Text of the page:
People taking prescription drugs for chronic conditions need to consistently take their medication to manage their illness. When patients have to go to the pharmacy every month (instead of every three months), or pay higher out-of-pocket costs for a prescription, some patients do not comply with prescribing directions. If their health declines, they may use other health care services, raising the medical costs and negating any short-term savings from skipping medications.
Researchers examined the effect of policy changes made to North Carolina’s Medicaid prescription drug program in July 2001 that reduced prescription lengths from 100 to 34 days; and in October 2001 that increased the co-pay for name brand drugs. They compared prescription drug use for six chronic conditions—high blood pressure, diabetes, high cholesterol, seizures, depression and psychosis—in North Carolina to that in Georgia, which has similar demographics and has had a 31-day prescription program for some time.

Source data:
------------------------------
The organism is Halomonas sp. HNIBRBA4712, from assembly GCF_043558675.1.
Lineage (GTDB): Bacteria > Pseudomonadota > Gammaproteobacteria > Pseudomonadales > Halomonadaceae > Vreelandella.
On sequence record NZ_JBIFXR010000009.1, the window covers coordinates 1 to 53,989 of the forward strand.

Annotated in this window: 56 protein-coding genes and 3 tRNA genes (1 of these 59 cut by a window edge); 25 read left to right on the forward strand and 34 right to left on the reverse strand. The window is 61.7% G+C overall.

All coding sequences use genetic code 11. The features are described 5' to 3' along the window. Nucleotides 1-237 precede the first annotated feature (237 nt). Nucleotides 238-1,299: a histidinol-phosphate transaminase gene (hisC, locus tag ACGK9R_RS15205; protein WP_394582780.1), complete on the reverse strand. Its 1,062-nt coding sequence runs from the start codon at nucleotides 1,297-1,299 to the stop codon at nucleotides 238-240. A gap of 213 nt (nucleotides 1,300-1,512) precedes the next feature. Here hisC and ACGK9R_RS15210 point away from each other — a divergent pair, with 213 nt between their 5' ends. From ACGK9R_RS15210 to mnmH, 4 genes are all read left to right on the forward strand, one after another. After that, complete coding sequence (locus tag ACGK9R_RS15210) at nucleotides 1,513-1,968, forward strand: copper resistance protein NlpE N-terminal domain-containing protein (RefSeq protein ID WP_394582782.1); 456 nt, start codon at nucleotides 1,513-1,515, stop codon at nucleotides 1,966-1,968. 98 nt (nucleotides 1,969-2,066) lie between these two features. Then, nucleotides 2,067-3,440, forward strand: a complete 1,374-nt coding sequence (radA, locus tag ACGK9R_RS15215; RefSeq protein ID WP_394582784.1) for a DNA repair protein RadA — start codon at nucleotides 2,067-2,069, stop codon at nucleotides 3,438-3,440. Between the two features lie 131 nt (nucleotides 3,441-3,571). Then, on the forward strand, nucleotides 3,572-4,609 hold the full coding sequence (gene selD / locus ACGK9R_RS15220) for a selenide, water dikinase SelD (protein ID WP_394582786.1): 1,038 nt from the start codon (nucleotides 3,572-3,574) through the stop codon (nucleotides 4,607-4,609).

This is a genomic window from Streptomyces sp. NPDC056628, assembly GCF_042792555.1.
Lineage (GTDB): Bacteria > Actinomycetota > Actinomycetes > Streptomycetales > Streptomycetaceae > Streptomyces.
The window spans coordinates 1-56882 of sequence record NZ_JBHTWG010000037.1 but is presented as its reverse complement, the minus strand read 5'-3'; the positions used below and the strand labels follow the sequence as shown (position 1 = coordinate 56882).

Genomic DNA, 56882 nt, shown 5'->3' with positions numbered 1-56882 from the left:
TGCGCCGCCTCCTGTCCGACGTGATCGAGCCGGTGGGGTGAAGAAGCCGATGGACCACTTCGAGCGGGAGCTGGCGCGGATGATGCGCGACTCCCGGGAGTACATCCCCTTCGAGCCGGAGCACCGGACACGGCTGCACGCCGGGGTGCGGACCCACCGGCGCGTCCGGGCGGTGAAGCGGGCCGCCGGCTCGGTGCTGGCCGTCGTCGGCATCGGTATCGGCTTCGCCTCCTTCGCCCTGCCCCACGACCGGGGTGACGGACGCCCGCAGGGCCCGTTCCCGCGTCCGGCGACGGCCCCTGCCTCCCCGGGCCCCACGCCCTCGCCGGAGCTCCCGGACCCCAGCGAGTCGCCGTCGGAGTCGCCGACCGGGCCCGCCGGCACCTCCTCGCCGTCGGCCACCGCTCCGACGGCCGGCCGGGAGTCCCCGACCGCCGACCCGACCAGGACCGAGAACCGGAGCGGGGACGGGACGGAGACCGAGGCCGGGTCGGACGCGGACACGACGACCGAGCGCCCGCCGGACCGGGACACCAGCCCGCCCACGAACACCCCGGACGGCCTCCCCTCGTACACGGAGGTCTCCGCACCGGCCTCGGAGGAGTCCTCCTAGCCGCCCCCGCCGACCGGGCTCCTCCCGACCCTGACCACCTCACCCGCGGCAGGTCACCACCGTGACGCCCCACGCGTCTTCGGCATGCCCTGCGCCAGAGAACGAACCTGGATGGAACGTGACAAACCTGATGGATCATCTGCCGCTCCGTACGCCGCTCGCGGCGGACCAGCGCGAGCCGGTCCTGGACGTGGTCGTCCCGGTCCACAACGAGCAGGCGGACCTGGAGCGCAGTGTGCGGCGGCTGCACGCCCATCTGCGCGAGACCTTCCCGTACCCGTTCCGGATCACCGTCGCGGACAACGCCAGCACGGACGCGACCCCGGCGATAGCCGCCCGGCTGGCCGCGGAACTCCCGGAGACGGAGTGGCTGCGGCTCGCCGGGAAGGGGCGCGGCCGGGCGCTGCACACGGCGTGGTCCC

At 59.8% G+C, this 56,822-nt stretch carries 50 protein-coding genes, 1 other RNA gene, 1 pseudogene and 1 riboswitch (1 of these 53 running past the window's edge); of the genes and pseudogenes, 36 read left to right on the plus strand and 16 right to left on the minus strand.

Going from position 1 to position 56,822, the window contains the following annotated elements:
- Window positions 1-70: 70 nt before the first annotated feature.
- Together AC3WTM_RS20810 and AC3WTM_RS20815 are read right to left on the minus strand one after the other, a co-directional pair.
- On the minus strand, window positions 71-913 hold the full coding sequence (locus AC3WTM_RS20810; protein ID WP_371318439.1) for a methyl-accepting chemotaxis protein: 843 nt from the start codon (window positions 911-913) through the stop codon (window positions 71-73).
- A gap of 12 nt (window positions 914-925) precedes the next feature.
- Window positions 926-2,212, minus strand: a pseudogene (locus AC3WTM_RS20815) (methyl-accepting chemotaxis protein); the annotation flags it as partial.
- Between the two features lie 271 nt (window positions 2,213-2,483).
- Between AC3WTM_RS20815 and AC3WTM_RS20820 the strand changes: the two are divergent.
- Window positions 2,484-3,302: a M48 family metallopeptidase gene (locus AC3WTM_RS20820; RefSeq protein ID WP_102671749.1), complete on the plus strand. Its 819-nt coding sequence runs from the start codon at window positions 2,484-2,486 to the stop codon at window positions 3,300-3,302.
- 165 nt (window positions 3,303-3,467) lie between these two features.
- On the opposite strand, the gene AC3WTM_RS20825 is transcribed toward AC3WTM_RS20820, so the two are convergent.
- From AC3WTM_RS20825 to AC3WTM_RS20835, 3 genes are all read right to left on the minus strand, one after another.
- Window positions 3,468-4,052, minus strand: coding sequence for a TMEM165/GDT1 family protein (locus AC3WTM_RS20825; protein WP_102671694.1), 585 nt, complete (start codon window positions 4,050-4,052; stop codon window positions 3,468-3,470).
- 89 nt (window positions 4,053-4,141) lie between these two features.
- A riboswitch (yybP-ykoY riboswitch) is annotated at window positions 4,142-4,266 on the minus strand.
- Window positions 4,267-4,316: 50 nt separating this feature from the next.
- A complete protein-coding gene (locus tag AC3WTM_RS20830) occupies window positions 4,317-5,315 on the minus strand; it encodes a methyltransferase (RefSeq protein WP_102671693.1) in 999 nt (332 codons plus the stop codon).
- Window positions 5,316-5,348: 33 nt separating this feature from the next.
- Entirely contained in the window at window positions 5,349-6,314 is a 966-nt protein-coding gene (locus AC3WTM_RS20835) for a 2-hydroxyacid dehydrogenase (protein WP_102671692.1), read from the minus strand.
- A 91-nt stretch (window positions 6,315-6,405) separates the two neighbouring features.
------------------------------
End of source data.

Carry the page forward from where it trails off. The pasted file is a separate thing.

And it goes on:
Researchers found a significant decrease in medication adherence across all six medication classes. Medicaid expenditures decreased among those affected by days-supply decrease. Lower levels of medication adherence did not increase use of other services, however, either because individuals bore additional disease burden or not enough time had elapsed to measure use.